Cultural Interaction Between 1000 And 1500

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Cultural interaction between 1000 and 1500

Cultural interaction between 1000 and 1500


Trade and exchange across cultural lines between 1000- 1500 have played a crucial role in human history, being perhaps the most important external stimuli to change, leaving aside the un-measurable and less-benign influence of military conquest. External stimulation, in turn, has been the most important single source of change and development in art, science, and technology. Perhaps this goes without saying, since no human group could invent by itself more than a small part of its cultural and technical heritage. Take as simple an example as the manufacture of this book. The English language is derived from one of those that came into Western Europe with German immigrants, combined with elements of Latin, originally imposed by imperial conquerors from the south, plus other borrowings. The alphabet came from the Phoenicians. The page numbers are" Arabic," which actually means that the Europeans learned about them from the Arabs, who had borrowed them in turn from the Indians, who invented positional notation in the first place. A few years ago, a book like this would have been printed with movable type, which would have given it a possible Chinese heritage as well(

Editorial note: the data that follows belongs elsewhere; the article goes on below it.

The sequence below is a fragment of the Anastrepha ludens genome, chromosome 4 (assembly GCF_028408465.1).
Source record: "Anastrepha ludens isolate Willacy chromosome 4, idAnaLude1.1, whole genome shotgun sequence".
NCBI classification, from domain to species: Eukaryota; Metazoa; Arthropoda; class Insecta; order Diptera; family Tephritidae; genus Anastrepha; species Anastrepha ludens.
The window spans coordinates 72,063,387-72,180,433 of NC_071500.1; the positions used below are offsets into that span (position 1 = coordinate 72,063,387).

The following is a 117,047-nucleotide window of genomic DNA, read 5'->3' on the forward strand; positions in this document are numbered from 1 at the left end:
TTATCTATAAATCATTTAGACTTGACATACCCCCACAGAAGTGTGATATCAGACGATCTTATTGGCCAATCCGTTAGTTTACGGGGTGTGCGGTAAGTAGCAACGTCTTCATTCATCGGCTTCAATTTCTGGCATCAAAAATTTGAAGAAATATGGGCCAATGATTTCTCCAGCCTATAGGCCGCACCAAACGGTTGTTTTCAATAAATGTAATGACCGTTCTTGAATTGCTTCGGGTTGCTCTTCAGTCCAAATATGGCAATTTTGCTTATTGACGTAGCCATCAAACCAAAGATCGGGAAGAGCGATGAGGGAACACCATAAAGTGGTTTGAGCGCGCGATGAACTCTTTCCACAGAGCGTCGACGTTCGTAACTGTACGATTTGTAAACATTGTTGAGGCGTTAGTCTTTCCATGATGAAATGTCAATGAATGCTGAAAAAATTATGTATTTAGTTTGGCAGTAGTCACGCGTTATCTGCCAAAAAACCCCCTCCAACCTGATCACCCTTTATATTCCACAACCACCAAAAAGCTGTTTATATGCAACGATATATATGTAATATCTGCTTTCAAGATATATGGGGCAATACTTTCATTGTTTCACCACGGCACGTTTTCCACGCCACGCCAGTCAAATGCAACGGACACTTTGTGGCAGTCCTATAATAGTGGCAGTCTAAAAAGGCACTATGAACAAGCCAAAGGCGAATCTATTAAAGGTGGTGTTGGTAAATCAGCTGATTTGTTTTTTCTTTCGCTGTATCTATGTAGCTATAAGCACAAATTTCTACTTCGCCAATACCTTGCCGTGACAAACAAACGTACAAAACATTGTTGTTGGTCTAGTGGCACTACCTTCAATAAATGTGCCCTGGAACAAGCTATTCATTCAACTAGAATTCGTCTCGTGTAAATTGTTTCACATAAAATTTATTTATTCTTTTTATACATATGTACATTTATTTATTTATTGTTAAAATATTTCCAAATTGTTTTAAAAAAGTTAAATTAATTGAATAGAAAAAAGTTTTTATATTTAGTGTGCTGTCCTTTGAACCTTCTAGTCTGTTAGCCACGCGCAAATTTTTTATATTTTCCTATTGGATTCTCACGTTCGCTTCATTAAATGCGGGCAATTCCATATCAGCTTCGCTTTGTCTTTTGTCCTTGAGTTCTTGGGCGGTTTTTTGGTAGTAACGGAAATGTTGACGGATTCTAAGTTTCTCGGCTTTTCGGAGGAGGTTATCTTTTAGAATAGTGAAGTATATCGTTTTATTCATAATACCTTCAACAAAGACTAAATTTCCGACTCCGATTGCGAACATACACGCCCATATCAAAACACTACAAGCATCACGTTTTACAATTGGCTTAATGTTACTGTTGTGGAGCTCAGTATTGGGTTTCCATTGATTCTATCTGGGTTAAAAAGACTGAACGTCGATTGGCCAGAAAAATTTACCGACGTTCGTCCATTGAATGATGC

It has been seen during this, cross-cultural trade and communication pose special problems. People with a different way of life are strangers by definition; their ways seem unpredictable, and the unpredictable is probably dangerous as well. Communication itself is difficult. Even after an appropriate medium comes into existence, like a second language in common, understanding is hard to come by. Strangers may appear not to be hostile, but they are still not to be trusted in the same full sense that neighbors and kinfolk can be trusted. These problems in cross cultural understanding in general have meant that cross-trade has almost always been carried out through special institutional arrangements to help guarantee the mutual security of the two sides.


Whatever the earliest forms of cross-cultural trade between 1000-1500, the most common institutional form after the coming of city life was the trade settlement. Commercial specialists would remove themselves physically from their home community and go to live as aliens in another town, usually not a fringe town, but a town important in the life of the host community. There, the stranger merchants could settle down and learn the language, the customs, and the commercial ways of their hosts. They could then serve as cross-cultural brokers, helping and encouraging trade between the host society and people of their own origin who moved along the trade routes. At this stage, a distinction appeared between the merchants who moved and settled and those who continued to move back and forth. What might have begun as a single settlement soon became more complex. The merchants who might have begun with a single settlement abroad tended to set up a whole series of trade settlements in alien towns. The result was an interrelated net of commercial communities forming a trade ...
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